Confidence Building in Dyslexic Children
Children suffering with dyslexia experience failure on a daily basis and most will notice the other children around them are able to do the work which they are finding difficult.
The child’s self-esteem quickly diminishes and they begin to refer to themselves as “dumb” or “stupid.” It is the conclusion that anyone would reach in similar circumstances. This self-doubt must be addressed before any corrective teaching is going to be effective.
At the Alison Lawson Centre we focus on improving the child’s self-esteem. As they progress through the program and see positive changes in their abilities, confidence is boosted and often the child begins to show an increased interest in learning.
The difficulty with dyslexia is that it is not visible.
If a child had a broken leg everyone would understand, giving them extra considerations such as excusing him/her from sports. It seems so straight forward; the child cannot run because their leg is broken! Why then can we not say the child cannot read well because they are visually dyslexic and cannot perceive the words on the page correctly? Broken legs and visual dyslexia do not impact on a child’s intelligence; both are a physiological problem that with care and treatment can be mended.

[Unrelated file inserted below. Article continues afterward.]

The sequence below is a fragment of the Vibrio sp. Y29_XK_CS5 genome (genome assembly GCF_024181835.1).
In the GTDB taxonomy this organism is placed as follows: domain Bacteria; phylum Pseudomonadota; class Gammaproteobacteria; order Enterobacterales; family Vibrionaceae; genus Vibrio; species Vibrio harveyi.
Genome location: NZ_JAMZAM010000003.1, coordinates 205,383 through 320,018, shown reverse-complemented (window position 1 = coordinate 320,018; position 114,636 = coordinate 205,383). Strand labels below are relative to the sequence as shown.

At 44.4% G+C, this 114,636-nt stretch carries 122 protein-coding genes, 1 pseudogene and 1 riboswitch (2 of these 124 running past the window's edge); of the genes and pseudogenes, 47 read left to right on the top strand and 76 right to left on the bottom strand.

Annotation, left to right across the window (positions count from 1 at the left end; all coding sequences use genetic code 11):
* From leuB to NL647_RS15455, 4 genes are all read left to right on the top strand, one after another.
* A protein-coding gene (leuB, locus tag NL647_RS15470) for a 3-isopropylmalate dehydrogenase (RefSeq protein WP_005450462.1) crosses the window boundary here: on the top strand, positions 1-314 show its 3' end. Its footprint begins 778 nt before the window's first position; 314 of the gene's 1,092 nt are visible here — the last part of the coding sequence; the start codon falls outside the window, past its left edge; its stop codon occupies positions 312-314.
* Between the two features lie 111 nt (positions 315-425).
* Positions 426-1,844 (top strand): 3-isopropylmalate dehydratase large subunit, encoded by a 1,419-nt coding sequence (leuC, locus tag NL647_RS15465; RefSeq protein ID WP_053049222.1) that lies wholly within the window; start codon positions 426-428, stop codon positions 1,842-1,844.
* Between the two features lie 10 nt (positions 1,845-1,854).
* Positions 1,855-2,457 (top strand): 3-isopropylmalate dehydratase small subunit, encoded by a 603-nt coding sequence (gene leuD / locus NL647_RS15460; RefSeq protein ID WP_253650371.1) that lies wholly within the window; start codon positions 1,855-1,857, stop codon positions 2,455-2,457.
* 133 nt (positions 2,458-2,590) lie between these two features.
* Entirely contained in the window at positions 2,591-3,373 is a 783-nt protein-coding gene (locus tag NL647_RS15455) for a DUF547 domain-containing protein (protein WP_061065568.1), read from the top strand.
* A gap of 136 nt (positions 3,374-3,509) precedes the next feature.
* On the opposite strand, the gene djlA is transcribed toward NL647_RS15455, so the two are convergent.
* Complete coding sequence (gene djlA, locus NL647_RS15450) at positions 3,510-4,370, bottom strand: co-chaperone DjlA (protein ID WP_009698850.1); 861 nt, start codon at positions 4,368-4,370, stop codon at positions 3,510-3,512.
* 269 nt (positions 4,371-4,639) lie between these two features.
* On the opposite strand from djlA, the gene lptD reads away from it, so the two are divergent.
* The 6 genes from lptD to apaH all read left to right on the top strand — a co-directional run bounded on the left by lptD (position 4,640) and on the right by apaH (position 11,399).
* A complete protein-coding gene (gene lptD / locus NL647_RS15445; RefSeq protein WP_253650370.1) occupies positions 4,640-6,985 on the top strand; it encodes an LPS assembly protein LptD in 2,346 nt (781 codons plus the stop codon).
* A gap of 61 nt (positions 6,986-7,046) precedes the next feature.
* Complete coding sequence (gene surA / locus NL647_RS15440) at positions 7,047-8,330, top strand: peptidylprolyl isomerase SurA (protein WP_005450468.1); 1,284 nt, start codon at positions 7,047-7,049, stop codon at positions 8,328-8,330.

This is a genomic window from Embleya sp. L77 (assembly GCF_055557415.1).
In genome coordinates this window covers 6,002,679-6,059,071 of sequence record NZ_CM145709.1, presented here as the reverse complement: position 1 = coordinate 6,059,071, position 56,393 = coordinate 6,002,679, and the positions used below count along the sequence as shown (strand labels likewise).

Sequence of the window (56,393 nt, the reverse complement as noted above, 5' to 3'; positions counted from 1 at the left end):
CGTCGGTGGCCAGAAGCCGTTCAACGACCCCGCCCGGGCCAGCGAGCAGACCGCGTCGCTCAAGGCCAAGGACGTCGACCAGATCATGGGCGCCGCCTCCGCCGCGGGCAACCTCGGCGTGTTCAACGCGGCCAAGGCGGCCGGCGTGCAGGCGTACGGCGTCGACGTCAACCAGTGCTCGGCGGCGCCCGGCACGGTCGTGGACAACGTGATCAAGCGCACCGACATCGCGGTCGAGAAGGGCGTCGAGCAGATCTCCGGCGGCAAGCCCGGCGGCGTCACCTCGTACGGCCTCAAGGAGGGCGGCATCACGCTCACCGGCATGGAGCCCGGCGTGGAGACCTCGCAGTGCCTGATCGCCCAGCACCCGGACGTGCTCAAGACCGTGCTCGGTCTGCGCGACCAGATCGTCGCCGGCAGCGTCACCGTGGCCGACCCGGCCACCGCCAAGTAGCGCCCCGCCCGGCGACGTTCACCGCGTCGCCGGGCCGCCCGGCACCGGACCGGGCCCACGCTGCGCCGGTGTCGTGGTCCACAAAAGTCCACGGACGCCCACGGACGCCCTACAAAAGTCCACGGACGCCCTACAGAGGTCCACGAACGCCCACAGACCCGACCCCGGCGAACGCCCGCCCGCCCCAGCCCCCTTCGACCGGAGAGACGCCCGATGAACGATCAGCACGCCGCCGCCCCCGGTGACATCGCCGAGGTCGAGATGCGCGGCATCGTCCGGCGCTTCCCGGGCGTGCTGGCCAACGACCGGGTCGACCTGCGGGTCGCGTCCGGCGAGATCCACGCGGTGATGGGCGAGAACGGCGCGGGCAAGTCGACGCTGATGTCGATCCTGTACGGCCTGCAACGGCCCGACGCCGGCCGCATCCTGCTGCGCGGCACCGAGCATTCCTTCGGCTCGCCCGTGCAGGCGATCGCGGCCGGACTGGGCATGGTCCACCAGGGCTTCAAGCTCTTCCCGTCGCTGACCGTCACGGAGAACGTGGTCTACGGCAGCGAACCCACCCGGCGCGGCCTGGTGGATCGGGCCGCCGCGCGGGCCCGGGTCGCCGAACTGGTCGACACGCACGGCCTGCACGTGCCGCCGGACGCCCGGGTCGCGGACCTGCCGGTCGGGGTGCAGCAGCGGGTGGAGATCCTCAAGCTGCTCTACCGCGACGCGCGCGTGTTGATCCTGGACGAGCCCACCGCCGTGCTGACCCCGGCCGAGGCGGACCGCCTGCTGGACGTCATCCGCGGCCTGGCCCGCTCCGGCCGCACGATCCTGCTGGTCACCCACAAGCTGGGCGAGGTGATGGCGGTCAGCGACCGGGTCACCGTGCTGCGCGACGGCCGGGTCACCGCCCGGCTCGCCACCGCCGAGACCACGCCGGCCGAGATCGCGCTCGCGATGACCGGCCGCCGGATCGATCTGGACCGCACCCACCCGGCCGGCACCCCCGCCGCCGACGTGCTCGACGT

To assist your child in remaining positive it is important to draw attention to their individual strengths. Most dyslexic people have strengths in the areas of physical co-ordination and/or creativity. They often show remarkable social skills as they have a high level of empathy. It is important to point out to a dyslexic child that although the children within the classroom may be good at literacy, they may lack in these other areas.
Confidence does not come overnight and requires continuous nurturing. Use praise, gold stars, special treats and certificates for both non-academic and literacy based tasks; rewards can be achieved for performance in all areas not just for reading and writing. Also remember to reward effort not just success.
Good behaviours to praise
- Demonstrating to others during a sports task
- Showing good effort (regardless of the outcome)
- Helping in the classroom or at home with chores
- Keeping their desk tidy and organised
- Sitting quietly and attentively
- Good table manners
- Being polite
- Willingness to be involved in activities, performances, clubs etc.
Self-Esteem in Dyslexic Teenagers
Self-esteem is the vital characteristic that dyslexic teenagers need, but often lack. At home is the best place for them to receive the support and encouragement they need. Freedom from pressure is very important and a stress-free environment is more easily maintained at home. As a parent you can build up your child’s confidence by praising their efforts and showing them that you enjoy there company.
There will come a time when, in order to become successful adults, dyslexic teenagers must recognize and accept their unique combination of strengths and weaknesses.